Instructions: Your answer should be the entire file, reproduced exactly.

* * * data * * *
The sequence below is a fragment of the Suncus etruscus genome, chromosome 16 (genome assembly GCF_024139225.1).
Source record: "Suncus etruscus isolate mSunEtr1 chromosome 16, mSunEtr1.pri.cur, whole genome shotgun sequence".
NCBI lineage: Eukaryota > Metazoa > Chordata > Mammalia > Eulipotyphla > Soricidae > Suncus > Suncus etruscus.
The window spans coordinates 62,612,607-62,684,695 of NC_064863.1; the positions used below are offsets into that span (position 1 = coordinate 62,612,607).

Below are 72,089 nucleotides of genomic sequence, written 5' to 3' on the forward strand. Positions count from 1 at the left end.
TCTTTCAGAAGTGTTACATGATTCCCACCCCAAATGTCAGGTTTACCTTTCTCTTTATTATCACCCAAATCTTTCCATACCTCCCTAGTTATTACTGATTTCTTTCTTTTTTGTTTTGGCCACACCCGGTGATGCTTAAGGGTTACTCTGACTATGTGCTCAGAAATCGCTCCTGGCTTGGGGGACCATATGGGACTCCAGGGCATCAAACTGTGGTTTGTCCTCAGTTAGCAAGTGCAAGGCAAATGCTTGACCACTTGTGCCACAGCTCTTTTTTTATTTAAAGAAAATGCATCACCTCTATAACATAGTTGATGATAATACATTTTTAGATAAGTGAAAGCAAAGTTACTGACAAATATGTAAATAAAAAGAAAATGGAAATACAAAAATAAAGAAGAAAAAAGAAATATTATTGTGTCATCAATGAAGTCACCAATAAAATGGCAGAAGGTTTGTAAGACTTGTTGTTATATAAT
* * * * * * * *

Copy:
The sequence below is a fragment of the Suncus etruscus genome, chromosome 16 (genome assembly GCF_024139225.1).
Source record: "Suncus etruscus isolate mSunEtr1 chromosome 16, mSunEtr1.pri.cur, whole genome shotgun sequence".
NCBI lineage: Eukaryota > Metazoa > Chordata > Mammalia > Eulipotyphla > Soricidae > Suncus > Suncus etruscus.
The window spans coordinates 62,612,607-62,684,695 of NC_064863.1; the positions used below are offsets into that span (position 1 = coordinate 62,612,607).

Below are 72,089 nucleotides of genomic sequence, written 5' to 3' on the forward strand. Positions count from 1 at the left end.
TCTTTCAGAAGTGTTACATGATTCCCACCCCAAATGTCAGGTTTACCTTTCTCTTTATTATCACCCAAATCTTTCCATACCTCCCTAGTTATTACTGATTTCTTTCTTTTTTGTTTTGGCCACACCCGGTGATGCTTAAGGGTTACTCTGACTATGTGCTCAGAAATCGCTCCTGGCTTGGGGGACCATATGGGACTCCAGGGCATCAAACTGTGGTTTGTCCTCAGTTAGCAAGTGCAAGGCAAATGCTTGACCACTTGTGCCACAGCTCTTTTTTTATTTAAAGAAAATGCATCACCTCTATAACATAGTTGATGATAATACATTTTTAGATAAGTGAAAGCAAAGTTACTGACAAATATGTAAATAAAAAGAAAATGGAAATACAAAAATAAAGAAGAAAAAAGAAATATTATTGTGTCATCAATGAAGTCACCAATAAAATGGCAGAAGGTTTGTAAGACTTGTTGTTATATAAT